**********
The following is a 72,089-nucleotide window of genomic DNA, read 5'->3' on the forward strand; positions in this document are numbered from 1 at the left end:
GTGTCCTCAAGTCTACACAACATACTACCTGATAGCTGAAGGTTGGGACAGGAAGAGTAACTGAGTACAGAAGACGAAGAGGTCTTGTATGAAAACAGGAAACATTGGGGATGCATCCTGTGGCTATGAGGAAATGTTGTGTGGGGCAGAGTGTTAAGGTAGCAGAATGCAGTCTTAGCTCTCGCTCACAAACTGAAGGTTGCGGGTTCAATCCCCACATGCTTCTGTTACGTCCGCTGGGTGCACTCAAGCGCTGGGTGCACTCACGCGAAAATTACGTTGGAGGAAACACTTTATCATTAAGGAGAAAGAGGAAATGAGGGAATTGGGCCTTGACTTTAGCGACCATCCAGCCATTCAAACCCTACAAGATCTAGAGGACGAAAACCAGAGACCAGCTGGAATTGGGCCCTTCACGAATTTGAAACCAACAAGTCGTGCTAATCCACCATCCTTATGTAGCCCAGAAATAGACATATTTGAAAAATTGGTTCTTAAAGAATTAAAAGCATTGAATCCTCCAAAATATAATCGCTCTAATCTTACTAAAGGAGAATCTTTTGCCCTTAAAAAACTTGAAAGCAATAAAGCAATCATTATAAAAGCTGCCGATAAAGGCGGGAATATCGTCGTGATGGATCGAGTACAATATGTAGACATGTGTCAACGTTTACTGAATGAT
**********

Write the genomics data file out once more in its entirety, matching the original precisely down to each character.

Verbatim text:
The following is a 72,089-nucleotide window of genomic DNA, read 5'->3' on the forward strand; positions in this document are numbered from 1 at the left end:
GTGTCCTCAAGTCTACACAACATACTACCTGATAGCTGAAGGTTGGGACAGGAAGAGTAACTGAGTACAGAAGACGAAGAGGTCTTGTATGAAAACAGGAAACATTGGGGATGCATCCTGTGGCTATGAGGAAATGTTGTGTGGGGCAGAGTGTTAAGGTAGCAGAATGCAGTCTTAGCTCTCGCTCACAAACTGAAGGTTGCGGGTTCAATCCCCACATGCTTCTGTTACGTCCGCTGGGTGCACTCAAGCGCTGGGTGCACTCACGCGAAAATTACGTTGGAGGAAACACTTTATCATTAAGGAGAAAGAGGAAATGAGGGAATTGGGCCTTGACTTTAGCGACCATCCAGCCATTCAAACCCTACAAGATCTAGAGGACGAAAACCAGAGACCAGCTGGAATTGGGCCCTTCACGAATTTGAAACCAACAAGTCGTGCTAATCCACCATCCTTATGTAGCCCAGAAATAGACATATTTGAAAAATTGGTTCTTAAAGAATTAAAAGCATTGAATCCTCCAAAATATAATCGCTCTAATCTTACTAAAGGAGAATCTTTTGCCCTTAAAAAACTTGAAAGCAATAAAGCAATCATTATAAAAGCTGCCGATAAAGGCGGGAATATCGTCGTGATGGATCGAGTACAATATGTAGACATGTGTCAACGTTTACTGAATGAT